Pickled herring and cucumber sesame salad
Pickled herring is not really what you’d find at the Japanese table, I admit. However, it’s one of those Swedish flavours, similar to some of the dishes I’ve come across in Japan – in particular, the marinated mackerel shime saba. I found that herring goes so well with other parts of the classic Japanese cuisine, too. This small salad tastes just as good served with rice as it does with new potatoes.
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100g (3½ oz) pickled herring, preferably unflavoured or onion-flavoured, or you can substitute with shime saba
1 tablespoon irigoma, or toasted sesame seeds
Wash the cucumber and slice into 1mm (1/32in) slices using a mandoline.
Cut the herring into 1 cm (½ in) pieces. Reserve a little of the irigoma for garnish, then roughly grind the rest using a pestle and mortar.
Mix all the ingredients in a bowl and divide into portions to serve, sprinkling with the reserved irigoma.
If you have time then let the salad rest for 10 to 20 minutes to allow the cucumber to start releasing liquid, making the whole thing deliciously juicy.
Tofu and sesame salad
This dish was a regular on the table at my former Japanese host family’s house. Maybe Yukiyo, my host mother, kept making it because she realised how much I liked it – I love tofu, sesame and most things that are a little sweet. It’s a simple little dish that isn’t too demanding either in preparation or in flavour.
200 g (7oz) baby spinach, rinsed
3 teaspoons irigoma, or toasted sesame seeds
200 g (7oz) silken tofu
2 tablespoons mirin
1½ teaspoons soy sauce or 2 teaspoons light soy sauce
⅓ teaspoon sugar
Bring a large saucepan of water to the boil. Blanch the spinach in the boiling water for 40 to 60 seconds, then immediately lift out and rinse under cold running water. When completely cool, use your hands to squeeze out any excess water, then set aside.
Reserve a few of the irigoma, then use a pestle and mortar to lightly grind the rest.
Put all the ingredients except the spinach and reserved irigoma into a bowl and mix together until smooth. Separate the spinach from each other and fold into the tofu mixture. Sprinkle with the last of the irigoma.
This is best served at room temperature. It keeps for a day or two in the refrigerator.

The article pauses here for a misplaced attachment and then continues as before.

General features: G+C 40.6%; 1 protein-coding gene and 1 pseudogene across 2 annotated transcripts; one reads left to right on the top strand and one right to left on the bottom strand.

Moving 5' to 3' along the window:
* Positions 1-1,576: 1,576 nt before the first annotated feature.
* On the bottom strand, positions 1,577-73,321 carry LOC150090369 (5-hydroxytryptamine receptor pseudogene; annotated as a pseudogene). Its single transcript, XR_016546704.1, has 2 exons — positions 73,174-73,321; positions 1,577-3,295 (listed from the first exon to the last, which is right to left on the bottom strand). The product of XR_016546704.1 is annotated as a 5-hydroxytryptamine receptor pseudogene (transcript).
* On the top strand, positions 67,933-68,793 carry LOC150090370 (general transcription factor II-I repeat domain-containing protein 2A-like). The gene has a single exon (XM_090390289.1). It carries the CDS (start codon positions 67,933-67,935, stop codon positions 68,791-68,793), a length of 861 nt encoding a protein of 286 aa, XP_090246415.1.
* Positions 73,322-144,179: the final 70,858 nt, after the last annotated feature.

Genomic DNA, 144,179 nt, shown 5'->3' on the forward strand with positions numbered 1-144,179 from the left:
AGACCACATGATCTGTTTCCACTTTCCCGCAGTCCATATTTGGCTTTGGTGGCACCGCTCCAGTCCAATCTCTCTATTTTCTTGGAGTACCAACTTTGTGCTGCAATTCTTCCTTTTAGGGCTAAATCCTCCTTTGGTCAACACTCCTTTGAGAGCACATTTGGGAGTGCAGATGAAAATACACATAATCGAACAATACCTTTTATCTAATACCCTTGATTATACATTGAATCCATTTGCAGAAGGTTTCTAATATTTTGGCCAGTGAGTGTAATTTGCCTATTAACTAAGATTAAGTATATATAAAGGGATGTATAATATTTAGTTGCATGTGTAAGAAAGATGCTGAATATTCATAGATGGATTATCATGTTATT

This dish should not be very salty, so rather underdo than overdo the soy sauce, and serve it with another slightly salty dish to make a nice contrast.
Fluffy, soft and with a touch of saltiness, this omelette is just as perfect for breakfast as it is for lunch or dinner. In the same way scrambled eggs need a certain degree of care, so does this. It can seem tricky at first, but there’s no need to set the bar too high; a few times in the pan and you’ll get the hang of it. Trust me, it’s worth two or three failures. The original shape of the tamagoyaki requires a special, rectangular frying pan (page 17), which is not a common thing to have at home unless you are Japanese. A small frying pan (skillet) should work, even if it makes the rolling part a little bit trickier. It will also mean you won’t be able to get the traditional shape, but the flavour will still be splendid.
1½ tablespoons water
½ teaspoon dashi powder
¾ teaspoon soy sauce, light if available, plus extra for serving
Handful of flat-leaf parsley (optional), chopped
1 spring onion (scallion), sliced (optional), plus 1, sliced, to garnish
Vegetable oil, for frying
Crack the eggs into a bowl, add the water, dashi powder and soy sauce and whisk together. Add the parsley and spring onion (scallion), if using. Heat a small frying pan (skillet) – or a rectangular pan, if you have one – to medium/high heat and add a splash of oil (don’t be too shy with this).
Pour a quarter of the egg mixture into the pan and roll the pan around so that it’s evenly spread out. Leave to cook until the egg sheet has almost coagulated.
Now start the rolling process. Using a broad, thin spatula, fold over a small part of the egg and then roll the ‘sheet’ into a small roll.
Push to the opposite end of the pan, add more oil if the pan is dry, then add another quarter of the egg mixture. Lift the roll so that the new egg mixture flows under and glues together the old and new egg. When nearly coagulated, start rolling again, so that the new egg rolls around the old. When that is all rolled up, push it to the other side of the pan and start the procedure again.
Keep going until all the egg mixture is finished. Remove the roll from the frying pan and let it rest for a few minutes before cutting. Serve with a dash of soy sauce and a few slices of spring onion.
The Japanese Table by Sofia Hellsten (Hardie Grant, £18)